Chronic Kidney Disease Increases Sudden Cardiac Arrest Risk in Hispanic and Latino People


Chronic kidney disease is among the strongest risk factors for sudden cardiac arrest in Hispanic and Latino people, a new study suggests.

For the study, researchers examined medical records for two groups of Hispanic and Latino adults — 295 people who experienced sudden cardiac arrest, and a control group of 590 individuals without this history. Roughly half the cardiac arrest patients had chronic kidney disease, and 20 percent had advanced cases requiring dialysis, according to study results published in the Journal of the American Heart Association.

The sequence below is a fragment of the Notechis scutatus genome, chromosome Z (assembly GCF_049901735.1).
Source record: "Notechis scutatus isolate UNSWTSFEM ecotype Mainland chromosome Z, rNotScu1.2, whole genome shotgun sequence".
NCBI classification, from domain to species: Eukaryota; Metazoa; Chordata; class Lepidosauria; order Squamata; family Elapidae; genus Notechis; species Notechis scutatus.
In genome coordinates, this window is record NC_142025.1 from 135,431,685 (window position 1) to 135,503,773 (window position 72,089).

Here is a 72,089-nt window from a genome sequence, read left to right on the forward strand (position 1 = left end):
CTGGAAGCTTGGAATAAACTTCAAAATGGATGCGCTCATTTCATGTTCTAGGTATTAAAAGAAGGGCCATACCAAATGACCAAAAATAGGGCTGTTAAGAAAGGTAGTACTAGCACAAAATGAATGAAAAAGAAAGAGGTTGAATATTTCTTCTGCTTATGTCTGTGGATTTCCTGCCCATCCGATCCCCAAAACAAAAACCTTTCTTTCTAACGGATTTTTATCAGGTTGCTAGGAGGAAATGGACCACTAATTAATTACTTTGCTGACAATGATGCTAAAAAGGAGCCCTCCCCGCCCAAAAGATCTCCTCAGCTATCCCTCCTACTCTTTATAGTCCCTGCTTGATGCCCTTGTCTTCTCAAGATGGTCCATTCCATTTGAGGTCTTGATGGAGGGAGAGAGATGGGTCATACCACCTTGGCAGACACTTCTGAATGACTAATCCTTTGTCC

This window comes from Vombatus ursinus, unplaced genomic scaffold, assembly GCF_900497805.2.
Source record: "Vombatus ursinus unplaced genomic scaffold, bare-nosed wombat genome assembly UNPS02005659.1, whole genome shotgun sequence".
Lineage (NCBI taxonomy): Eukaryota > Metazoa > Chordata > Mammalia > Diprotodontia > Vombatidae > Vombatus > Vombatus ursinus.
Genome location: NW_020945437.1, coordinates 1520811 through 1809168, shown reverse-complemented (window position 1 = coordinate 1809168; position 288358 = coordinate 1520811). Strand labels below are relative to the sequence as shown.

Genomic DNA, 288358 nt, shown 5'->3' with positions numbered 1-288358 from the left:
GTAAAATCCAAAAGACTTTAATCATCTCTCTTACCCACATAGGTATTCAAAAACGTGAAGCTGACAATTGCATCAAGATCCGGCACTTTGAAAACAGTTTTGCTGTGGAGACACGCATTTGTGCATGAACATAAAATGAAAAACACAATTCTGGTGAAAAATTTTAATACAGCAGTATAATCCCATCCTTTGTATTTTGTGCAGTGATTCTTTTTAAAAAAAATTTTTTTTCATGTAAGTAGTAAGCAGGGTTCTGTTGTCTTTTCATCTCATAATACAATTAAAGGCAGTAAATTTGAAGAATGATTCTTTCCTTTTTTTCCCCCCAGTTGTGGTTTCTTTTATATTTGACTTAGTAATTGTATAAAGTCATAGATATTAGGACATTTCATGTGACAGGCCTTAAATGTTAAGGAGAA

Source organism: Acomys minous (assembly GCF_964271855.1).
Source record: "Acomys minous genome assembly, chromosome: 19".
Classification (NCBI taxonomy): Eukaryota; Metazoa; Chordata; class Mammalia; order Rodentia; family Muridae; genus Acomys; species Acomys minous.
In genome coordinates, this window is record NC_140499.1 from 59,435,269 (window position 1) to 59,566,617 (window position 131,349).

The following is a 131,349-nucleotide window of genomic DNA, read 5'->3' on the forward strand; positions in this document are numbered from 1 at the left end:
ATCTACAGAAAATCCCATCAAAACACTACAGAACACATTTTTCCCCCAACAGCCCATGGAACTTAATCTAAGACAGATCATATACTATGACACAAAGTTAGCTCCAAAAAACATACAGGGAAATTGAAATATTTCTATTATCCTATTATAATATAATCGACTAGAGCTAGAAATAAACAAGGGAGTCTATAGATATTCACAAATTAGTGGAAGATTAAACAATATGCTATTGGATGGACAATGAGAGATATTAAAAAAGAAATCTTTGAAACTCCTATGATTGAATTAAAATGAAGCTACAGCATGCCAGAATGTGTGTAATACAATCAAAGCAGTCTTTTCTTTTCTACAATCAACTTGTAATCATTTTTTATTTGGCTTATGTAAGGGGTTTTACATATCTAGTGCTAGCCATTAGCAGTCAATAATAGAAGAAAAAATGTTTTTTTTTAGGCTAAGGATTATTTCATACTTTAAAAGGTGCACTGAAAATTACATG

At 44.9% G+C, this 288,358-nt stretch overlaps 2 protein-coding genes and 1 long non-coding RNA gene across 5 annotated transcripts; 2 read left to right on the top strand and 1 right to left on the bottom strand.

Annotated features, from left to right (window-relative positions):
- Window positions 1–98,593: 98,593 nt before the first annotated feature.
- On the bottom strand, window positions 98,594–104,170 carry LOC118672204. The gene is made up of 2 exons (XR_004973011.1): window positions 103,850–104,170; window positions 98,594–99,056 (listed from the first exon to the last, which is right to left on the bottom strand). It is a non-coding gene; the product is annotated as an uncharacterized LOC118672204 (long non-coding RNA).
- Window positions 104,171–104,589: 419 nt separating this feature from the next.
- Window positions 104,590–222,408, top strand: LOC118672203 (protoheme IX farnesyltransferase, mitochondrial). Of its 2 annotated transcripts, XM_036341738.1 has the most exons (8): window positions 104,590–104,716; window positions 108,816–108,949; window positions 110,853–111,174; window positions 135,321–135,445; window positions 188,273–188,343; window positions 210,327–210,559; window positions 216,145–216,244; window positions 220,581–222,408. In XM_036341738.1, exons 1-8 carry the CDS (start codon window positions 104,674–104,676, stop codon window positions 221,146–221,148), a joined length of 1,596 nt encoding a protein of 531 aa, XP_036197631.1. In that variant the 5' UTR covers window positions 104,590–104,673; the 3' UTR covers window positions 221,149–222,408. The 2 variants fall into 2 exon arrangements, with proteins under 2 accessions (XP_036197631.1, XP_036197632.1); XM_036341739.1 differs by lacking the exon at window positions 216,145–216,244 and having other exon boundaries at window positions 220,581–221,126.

“We were surprised by the high proportion of Hispanic or Latino people with chronic kidney disease, and especially the high number on dialysis,” said the lead study author, Kyndaron Reinier, PhD, MPH, the associate director of the center for cardiac arrest prevention at the Smidt Heart Institute at Cedars-Sinai Health System in Los Angeles, in a statement.

Compared with people who didn’t experience cardiac arrest, those who did were 7.3 times more likely to have chronic kidney disease, the study found.


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